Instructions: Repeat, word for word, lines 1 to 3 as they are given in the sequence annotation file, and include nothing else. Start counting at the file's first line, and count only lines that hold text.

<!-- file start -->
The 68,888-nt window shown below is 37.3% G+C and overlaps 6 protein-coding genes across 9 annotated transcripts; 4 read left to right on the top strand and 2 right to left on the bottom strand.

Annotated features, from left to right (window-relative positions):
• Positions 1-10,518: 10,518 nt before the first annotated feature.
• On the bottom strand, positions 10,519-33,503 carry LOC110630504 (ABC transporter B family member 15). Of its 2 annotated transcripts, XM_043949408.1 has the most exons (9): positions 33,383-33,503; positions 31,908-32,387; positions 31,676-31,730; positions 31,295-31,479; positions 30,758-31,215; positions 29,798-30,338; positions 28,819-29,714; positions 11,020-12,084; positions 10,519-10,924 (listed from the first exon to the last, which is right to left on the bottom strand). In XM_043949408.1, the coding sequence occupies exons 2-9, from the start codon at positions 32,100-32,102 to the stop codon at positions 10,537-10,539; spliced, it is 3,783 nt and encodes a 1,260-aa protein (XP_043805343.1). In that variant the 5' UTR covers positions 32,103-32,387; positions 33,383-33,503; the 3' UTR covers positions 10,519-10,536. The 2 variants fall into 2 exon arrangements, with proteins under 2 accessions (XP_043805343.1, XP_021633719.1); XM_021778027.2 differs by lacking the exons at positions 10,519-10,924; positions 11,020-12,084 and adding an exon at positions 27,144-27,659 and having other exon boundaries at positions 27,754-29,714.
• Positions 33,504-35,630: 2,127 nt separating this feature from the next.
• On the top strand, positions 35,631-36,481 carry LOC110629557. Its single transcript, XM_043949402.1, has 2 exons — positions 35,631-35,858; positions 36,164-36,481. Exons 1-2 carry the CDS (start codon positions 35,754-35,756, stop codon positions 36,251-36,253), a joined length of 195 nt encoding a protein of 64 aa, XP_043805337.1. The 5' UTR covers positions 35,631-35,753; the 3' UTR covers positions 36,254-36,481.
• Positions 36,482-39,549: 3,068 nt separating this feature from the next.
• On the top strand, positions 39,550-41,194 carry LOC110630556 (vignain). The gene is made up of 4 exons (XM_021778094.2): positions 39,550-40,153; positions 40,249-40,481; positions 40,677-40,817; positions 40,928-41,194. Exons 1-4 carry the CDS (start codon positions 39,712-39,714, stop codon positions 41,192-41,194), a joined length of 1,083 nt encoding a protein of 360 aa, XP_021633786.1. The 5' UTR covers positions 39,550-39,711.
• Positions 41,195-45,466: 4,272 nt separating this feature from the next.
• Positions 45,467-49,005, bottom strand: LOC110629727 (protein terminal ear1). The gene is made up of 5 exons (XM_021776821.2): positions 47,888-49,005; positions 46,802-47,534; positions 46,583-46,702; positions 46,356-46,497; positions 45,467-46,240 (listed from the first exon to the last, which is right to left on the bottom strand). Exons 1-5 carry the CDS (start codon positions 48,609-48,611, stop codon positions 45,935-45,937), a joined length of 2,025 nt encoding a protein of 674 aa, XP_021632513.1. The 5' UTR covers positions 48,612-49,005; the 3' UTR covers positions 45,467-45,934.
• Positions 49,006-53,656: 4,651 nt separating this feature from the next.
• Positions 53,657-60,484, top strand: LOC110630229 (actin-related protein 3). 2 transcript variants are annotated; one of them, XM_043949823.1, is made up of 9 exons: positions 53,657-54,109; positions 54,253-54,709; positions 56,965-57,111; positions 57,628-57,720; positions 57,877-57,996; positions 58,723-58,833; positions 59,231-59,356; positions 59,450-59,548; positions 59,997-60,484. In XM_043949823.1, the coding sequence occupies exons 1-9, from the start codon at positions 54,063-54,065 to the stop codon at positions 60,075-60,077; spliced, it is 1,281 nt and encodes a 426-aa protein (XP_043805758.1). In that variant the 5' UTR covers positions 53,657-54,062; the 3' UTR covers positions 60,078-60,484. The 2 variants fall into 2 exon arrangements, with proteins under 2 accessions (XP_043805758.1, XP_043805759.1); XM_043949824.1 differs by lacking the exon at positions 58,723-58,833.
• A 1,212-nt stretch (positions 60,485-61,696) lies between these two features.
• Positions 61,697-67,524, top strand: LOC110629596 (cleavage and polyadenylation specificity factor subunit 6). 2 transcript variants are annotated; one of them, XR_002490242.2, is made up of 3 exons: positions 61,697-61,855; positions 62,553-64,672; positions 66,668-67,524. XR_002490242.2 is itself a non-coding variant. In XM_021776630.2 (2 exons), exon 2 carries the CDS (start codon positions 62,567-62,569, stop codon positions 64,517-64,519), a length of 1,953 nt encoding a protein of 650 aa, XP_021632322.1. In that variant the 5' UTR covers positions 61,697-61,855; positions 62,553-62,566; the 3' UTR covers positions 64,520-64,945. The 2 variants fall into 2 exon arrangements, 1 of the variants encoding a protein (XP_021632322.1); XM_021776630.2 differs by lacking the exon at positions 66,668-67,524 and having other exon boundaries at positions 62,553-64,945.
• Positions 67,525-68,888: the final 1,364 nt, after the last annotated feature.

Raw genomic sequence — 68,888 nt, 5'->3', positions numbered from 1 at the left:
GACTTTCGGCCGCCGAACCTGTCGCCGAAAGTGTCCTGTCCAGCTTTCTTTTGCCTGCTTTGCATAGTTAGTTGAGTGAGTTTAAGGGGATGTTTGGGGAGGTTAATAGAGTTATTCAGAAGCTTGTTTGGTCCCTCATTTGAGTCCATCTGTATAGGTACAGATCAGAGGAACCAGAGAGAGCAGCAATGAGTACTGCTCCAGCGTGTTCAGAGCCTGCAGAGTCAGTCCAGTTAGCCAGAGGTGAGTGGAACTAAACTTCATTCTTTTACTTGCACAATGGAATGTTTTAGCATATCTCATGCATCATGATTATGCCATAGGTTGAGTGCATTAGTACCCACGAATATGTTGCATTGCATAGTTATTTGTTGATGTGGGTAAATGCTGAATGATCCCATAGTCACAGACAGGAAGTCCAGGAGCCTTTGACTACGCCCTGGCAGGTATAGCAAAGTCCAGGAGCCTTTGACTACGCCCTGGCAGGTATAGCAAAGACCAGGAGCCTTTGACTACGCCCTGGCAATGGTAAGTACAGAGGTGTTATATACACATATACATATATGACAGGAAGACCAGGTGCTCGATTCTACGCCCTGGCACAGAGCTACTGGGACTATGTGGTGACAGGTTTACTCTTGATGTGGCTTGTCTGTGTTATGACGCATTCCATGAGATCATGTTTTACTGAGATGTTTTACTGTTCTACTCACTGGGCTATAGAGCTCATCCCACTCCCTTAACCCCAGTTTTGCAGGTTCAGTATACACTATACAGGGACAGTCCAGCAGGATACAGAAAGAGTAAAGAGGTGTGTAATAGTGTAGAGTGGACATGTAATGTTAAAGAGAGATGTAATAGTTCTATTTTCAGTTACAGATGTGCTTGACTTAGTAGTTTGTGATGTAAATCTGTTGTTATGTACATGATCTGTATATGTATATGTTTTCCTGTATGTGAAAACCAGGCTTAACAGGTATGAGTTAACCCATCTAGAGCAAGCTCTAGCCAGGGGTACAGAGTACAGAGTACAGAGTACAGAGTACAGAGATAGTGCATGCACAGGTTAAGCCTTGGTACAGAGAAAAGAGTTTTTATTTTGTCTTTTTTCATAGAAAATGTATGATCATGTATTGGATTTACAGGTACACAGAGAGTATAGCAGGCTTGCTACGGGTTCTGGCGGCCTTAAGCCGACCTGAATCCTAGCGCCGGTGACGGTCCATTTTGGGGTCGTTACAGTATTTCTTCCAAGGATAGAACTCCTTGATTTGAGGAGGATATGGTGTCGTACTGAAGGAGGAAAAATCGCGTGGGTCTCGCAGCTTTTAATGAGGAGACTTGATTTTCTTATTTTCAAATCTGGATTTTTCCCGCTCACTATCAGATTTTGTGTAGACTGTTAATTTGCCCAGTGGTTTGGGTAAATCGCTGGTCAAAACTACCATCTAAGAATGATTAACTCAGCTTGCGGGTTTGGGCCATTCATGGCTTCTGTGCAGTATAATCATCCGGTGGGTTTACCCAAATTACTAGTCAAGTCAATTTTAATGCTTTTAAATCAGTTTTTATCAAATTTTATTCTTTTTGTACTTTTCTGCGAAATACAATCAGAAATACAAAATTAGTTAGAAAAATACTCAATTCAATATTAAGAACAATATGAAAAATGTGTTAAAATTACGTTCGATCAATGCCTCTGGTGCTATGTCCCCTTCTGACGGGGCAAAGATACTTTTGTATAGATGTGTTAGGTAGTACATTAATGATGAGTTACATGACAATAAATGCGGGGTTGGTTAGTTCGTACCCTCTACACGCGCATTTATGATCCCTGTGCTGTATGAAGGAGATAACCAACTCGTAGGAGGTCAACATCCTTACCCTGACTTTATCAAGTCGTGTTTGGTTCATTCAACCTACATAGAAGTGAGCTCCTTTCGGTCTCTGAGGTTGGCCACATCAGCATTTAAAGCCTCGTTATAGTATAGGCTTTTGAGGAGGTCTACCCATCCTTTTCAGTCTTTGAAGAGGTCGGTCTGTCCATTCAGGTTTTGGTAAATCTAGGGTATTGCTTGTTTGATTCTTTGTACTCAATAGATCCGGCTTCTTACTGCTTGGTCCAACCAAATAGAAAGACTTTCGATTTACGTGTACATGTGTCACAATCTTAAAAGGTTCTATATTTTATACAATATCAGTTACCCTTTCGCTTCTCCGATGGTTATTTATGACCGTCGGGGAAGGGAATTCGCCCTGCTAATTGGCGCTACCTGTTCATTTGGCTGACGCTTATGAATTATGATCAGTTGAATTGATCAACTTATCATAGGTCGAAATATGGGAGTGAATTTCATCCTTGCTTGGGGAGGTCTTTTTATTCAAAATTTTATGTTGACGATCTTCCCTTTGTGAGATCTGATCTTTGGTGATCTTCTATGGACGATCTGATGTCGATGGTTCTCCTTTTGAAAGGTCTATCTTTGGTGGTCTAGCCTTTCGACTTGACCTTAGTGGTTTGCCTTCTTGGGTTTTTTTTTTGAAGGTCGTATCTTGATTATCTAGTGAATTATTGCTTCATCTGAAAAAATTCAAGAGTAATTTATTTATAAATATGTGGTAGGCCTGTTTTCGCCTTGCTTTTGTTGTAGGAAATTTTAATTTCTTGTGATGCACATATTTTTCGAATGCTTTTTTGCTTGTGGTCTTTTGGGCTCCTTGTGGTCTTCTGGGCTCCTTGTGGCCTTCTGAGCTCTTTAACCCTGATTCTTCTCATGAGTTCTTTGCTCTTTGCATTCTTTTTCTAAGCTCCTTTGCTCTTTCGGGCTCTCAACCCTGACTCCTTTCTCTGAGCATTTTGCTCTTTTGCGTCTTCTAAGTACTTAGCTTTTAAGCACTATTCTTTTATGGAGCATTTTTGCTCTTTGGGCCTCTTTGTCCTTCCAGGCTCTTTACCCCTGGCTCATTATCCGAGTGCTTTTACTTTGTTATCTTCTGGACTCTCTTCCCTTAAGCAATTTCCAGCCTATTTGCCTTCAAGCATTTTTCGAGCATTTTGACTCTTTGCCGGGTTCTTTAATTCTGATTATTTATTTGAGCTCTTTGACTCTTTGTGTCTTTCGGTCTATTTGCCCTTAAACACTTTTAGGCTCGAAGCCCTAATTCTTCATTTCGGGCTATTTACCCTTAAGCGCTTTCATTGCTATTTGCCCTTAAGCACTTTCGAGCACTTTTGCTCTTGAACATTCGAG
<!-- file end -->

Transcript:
The 68,888-nt window shown below is 37.3% G+C and overlaps 6 protein-coding genes across 9 annotated transcripts; 4 read left to right on the top strand and 2 right to left on the bottom strand.

Annotated features, from left to right (window-relative positions):
• Positions 1-10,518: 10,518 nt before the first annotated feature.